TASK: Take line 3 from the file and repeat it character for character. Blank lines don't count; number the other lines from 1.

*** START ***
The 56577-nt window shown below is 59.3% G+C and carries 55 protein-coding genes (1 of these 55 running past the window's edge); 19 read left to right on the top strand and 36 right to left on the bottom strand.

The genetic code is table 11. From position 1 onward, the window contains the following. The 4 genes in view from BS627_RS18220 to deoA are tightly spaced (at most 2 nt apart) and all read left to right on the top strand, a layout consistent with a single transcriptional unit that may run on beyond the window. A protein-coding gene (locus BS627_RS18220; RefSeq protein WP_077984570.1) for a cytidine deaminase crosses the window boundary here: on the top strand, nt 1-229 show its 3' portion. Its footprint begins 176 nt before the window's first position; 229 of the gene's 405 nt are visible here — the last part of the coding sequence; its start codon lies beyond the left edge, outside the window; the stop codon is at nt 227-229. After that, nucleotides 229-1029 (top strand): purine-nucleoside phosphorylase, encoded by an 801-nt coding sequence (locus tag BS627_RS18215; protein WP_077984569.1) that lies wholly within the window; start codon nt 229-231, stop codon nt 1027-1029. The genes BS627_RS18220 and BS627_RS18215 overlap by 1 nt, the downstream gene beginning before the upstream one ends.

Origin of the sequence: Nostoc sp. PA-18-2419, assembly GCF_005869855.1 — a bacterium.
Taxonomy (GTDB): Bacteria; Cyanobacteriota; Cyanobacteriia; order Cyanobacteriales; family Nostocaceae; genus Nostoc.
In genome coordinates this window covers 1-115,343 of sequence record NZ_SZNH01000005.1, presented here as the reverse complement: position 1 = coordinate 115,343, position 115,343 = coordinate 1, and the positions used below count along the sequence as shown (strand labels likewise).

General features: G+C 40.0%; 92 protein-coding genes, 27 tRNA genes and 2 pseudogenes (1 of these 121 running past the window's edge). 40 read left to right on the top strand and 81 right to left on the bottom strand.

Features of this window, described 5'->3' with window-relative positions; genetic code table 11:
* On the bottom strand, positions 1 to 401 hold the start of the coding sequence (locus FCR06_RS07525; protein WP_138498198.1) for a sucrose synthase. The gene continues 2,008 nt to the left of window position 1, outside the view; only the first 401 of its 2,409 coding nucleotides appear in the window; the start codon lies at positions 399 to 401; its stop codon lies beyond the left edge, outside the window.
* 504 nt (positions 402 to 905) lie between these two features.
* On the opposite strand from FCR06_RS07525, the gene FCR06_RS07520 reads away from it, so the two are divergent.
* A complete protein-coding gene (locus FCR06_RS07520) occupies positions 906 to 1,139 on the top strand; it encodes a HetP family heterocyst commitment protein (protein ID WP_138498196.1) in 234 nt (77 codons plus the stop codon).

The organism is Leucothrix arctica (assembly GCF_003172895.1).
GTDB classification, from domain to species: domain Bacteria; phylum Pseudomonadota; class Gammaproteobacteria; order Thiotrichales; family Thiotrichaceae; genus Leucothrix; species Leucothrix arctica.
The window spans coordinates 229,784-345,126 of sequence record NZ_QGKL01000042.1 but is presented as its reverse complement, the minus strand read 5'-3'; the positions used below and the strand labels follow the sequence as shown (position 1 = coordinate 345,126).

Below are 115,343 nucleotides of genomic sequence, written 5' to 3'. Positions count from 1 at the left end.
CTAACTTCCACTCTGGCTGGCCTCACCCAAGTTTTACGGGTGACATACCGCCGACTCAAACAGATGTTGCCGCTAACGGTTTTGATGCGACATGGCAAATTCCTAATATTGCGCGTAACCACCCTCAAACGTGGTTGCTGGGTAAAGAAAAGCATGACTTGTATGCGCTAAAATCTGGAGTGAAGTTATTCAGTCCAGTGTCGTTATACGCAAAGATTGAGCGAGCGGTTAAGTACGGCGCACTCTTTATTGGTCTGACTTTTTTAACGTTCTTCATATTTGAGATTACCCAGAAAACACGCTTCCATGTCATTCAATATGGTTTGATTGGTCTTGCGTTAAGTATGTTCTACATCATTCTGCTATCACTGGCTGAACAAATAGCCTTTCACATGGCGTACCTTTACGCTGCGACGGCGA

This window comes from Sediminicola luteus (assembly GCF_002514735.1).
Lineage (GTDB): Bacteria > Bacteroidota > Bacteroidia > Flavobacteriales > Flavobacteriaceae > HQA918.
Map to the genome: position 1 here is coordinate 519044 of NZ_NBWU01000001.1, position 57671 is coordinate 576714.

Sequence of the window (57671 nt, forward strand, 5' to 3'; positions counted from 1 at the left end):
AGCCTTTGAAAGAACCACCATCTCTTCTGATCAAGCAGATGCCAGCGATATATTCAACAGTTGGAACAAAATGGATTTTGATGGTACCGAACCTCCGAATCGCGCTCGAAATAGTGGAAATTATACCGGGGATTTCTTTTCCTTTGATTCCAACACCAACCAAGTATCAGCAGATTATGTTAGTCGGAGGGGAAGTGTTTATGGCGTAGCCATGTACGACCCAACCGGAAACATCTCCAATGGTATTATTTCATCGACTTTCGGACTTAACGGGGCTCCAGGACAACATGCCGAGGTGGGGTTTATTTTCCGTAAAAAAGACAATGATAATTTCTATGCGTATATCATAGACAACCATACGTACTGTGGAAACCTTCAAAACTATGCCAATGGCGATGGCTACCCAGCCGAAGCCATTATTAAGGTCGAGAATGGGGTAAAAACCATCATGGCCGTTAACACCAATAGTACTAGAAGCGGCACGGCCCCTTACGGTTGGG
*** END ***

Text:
Origin of the sequence: Nostoc sp. PA-18-2419, assembly GCF_005869855.1 — a bacterium.